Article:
This sounds like it may be a hair ball. If your cat is throwing up undigested food quickly after eating, this is one of the primary signs of a hair ball. Often there is no hair in the vomit. This occurs because when your cat eats a meal, the food pushes the hair in front of the opening of the intestine and the food has no place to go so it is vomited. I would try giving her hair ball medication such as Laxatone, about 3 strips the length of your finger once daily for 3 days. If
this helps, you could give it once weekly. If she if vomiting liquid material, I would take her to your vet because this is probably a different health problem.
I have 4 animals: 2 dogs; one Toy Poodle w/Shih Tzu, and a full Shih Tzu, and 2 cats, Himalayens. The hair around the house is terrible, and I have tried a lot of things to get it out of carpet and chairs and everything!!!! Do you have any idea of what I should do?
Some of the best things I know to do for shedding are time consuming. Brush, Brush, Brush is probably the most useful. Bathing also helps as long as you are using a high quality soap free pet shampoo. Many people solve their long haired cat problems by cutting their hair short. Most groomers are able to do lion cuts where hair is left long in a ruff around their neck and on the tail. This pretty much eliminates shedding for about 3 months.
I have problems (understatement) cutting my little Doxie's nails. He fights me and I really don't wish to put either of us through that. Do you have an easy solution, other than letting his vet cut them?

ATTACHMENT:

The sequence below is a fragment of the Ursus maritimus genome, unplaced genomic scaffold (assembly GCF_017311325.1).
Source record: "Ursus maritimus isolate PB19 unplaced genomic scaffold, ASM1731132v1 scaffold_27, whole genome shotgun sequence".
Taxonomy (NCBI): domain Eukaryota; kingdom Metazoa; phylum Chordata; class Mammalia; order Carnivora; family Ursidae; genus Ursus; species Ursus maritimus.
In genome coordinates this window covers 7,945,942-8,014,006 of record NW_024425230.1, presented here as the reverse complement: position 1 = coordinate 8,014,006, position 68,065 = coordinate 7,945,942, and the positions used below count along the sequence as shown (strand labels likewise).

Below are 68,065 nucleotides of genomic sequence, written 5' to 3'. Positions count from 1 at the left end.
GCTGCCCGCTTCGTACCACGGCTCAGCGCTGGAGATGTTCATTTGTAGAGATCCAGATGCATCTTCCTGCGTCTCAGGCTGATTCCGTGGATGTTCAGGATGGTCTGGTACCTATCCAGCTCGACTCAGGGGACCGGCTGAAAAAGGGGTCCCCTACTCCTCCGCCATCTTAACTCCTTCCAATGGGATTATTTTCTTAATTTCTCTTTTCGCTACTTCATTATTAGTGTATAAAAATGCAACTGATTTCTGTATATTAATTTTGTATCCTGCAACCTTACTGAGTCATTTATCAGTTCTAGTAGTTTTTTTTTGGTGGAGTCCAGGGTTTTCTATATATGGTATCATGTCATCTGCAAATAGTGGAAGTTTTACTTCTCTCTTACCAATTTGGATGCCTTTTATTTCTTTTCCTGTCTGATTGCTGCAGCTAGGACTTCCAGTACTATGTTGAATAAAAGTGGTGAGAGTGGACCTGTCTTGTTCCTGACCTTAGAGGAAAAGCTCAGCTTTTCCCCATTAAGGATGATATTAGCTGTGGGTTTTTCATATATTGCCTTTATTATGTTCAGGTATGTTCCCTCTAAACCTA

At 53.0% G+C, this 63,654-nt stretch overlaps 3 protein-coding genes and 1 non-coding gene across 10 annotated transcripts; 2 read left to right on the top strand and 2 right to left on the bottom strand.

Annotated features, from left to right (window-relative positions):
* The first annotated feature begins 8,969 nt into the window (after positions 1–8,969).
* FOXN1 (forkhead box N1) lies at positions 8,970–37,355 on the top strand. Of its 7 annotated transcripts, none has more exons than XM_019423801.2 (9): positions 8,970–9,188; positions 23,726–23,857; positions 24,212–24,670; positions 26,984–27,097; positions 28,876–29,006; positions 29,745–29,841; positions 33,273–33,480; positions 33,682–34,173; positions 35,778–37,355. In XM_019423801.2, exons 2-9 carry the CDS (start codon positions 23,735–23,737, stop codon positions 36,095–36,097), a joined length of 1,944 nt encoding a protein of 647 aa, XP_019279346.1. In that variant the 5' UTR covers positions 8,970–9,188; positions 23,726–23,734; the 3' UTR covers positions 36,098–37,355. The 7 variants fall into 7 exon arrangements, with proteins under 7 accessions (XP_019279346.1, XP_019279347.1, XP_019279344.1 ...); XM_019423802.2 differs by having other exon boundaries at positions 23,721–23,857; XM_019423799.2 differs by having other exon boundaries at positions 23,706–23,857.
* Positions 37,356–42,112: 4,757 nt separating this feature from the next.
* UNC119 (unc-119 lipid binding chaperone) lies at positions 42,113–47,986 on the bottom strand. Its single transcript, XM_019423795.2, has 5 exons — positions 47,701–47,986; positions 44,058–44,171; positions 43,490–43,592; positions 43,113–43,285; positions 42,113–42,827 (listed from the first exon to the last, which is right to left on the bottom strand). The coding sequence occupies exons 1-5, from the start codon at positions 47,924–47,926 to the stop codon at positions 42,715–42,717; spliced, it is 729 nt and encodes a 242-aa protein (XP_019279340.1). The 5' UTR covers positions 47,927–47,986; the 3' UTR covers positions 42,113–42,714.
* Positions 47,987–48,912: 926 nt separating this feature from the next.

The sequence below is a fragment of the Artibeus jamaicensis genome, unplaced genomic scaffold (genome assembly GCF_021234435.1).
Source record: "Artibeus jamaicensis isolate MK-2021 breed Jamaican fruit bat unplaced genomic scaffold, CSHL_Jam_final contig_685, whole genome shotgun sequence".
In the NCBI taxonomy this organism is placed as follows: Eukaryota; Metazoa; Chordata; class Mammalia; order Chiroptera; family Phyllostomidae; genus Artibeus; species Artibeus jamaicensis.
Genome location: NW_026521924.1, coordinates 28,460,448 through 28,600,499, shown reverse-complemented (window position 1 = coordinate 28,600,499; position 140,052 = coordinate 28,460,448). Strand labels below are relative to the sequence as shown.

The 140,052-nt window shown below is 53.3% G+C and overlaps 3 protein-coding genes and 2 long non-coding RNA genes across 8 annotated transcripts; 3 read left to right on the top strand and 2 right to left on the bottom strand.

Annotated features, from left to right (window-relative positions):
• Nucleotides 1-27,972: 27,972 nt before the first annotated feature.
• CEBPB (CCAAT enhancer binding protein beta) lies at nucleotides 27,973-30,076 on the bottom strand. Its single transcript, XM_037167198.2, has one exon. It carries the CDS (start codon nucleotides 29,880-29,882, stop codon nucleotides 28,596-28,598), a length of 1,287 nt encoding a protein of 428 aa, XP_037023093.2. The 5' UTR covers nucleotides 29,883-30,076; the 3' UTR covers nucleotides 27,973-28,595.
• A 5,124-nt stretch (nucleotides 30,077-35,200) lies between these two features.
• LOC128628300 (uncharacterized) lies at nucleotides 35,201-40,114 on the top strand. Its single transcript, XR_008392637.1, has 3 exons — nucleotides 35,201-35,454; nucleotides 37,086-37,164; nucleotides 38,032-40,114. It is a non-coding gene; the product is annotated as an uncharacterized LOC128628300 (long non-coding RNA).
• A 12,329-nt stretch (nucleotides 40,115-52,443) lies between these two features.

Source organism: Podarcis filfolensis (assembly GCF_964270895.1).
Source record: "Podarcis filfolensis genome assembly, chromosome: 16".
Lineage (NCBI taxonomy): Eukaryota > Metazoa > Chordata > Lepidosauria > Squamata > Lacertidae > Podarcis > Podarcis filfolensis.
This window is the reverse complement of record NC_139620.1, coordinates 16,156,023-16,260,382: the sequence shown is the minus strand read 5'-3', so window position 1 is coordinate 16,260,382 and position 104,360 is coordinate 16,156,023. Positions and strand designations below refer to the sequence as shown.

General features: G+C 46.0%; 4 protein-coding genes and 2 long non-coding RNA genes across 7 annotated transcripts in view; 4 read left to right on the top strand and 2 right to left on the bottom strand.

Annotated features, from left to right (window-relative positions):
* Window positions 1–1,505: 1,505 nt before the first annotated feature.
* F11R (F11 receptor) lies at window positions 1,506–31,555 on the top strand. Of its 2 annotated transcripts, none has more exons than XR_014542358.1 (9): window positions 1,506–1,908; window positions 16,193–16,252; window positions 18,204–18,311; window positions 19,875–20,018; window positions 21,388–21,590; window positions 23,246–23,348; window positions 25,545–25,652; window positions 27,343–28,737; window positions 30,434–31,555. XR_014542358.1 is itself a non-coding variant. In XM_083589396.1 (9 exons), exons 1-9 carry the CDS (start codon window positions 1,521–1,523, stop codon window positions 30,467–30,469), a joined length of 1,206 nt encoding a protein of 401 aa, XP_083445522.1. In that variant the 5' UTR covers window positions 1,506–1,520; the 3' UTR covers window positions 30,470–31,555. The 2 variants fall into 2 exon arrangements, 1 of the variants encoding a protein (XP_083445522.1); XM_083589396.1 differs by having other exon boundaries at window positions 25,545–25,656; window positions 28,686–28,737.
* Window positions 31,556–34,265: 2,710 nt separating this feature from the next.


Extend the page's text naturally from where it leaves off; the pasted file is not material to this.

Doxies are notoriously hard to cut nails. I'm not sure if they just don't like it or if it actually hurts sometimes because their legs are so short and we extend them to trim the nails or if we quick them more often because they have black nails. What I have found that helps is to not handle their feet at all. If they will be still, while they are placing weight on the foot you are trimming, slide the nail trimmer over the tip of the nail and cut. This requires patience, but does work in pets that hate having their nails trimmed. Also, practicing handling the foot when you are going to trim nails also helps. Walking on hard surfaces daily such as concrete helps keep nails short also. Having said all that, most doxies that come here have veterinarians or groomers trim their nails because owners don't end up being able to do it.
We have a German Shepherd mix dog that is around 2 1/2 years old and loves to dig. We even brought home another dog being told that he was just bored he needed one. What else can we do?